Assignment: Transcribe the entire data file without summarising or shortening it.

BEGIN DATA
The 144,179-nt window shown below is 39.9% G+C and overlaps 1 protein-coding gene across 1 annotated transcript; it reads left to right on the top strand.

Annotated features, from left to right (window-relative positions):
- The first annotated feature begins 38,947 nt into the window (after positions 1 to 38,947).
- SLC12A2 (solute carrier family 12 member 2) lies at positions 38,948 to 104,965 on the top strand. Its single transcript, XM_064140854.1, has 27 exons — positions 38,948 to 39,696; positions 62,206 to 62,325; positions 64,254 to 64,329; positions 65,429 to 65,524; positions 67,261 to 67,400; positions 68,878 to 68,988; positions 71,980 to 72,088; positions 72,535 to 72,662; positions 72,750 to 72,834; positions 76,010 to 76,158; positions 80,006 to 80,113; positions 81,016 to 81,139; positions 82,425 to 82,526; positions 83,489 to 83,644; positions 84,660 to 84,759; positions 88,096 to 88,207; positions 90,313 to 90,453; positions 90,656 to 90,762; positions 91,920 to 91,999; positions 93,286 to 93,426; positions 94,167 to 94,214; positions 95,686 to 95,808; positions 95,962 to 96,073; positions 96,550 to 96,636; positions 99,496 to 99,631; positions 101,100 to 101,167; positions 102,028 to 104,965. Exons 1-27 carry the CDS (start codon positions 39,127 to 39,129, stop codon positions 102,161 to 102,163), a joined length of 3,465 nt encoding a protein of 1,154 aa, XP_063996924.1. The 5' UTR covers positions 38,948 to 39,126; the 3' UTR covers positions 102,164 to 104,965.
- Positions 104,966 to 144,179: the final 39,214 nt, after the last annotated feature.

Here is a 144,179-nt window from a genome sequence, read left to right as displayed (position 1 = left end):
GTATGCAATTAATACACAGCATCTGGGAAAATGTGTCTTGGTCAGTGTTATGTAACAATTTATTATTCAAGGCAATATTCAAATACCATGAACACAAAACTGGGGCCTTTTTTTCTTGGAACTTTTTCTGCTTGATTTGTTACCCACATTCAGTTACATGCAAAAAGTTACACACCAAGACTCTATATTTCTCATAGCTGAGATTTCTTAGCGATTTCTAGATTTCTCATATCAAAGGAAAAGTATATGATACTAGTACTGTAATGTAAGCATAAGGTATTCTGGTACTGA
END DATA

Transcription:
The 144,179-nt window shown below is 39.9% G+C and overlaps 1 protein-coding gene across 1 annotated transcript; it reads left to right on the top strand.

Annotated features, from left to right (window-relative positions):
- The first annotated feature begins 38,947 nt into the window (after positions 1 to 38,947).
- SLC12A2 (solute carrier family 12 member 2) lies at positions 38,948 to 104,965 on the top strand. Its single transcript, XM_064140854.1, has 27 exons — positions 38,948 to 39,696; positions 62,206 to 62,325; positions 64,254 to 64,329; positions 65,429 to 65,524; positions 67,261 to 67,400; positions 68,878 to 68,988; positions 71,980 to 72,088; positions 72,535 to 72,662; positions 72,750 to 72,834; positions 76,010 to 76,158; positions 80,006 to 80,113; positions 81,016 to 81,139; positions 82,425 to 82,526; positions 83,489 to 83,644; positions 84,660 to 84,759; positions 88,096 to 88,207; positions 90,313 to 90,453; positions 90,656 to 90,762; positions 91,920 to 91,999; positions 93,286 to 93,426; positions 94,167 to 94,214; positions 95,686 to 95,808; positions 95,962 to 96,073; positions 96,550 to 96,636; positions 99,496 to 99,631; positions 101,100 to 101,167; positions 102,028 to 104,965. Exons 1-27 carry the CDS (start codon positions 39,127 to 39,129, stop codon positions 102,161 to 102,163), a joined length of 3,465 nt encoding a protein of 1,154 aa, XP_063996924.1. The 5' UTR covers positions 38,948 to 39,126; the 3' UTR covers positions 102,164 to 104,965.
- Positions 104,966 to 144,179: the final 39,214 nt, after the last annotated feature.

Here is a 144,179-nt window from a genome sequence, read left to right as displayed (position 1 = left end):
GTATGCAATTAATACACAGCATCTGGGAAAATGTGTCTTGGTCAGTGTTATGTAACAATTTATTATTCAAGGCAATATTCAAATACCATGAACACAAAACTGGGGCCTTTTTTTCTTGGAACTTTTTCTGCTTGATTTGTTACCCACATTCAGTTACATGCAAAAAGTTACACACCAAGACTCTATATTTCTCATAGCTGAGATTTCTTAGCGATTTCTAGATTTCTCATATCAAAGGAAAAGTATATGATACTAGTACTGTAATGTAAGCATAAGGTATTCTGGTACTGA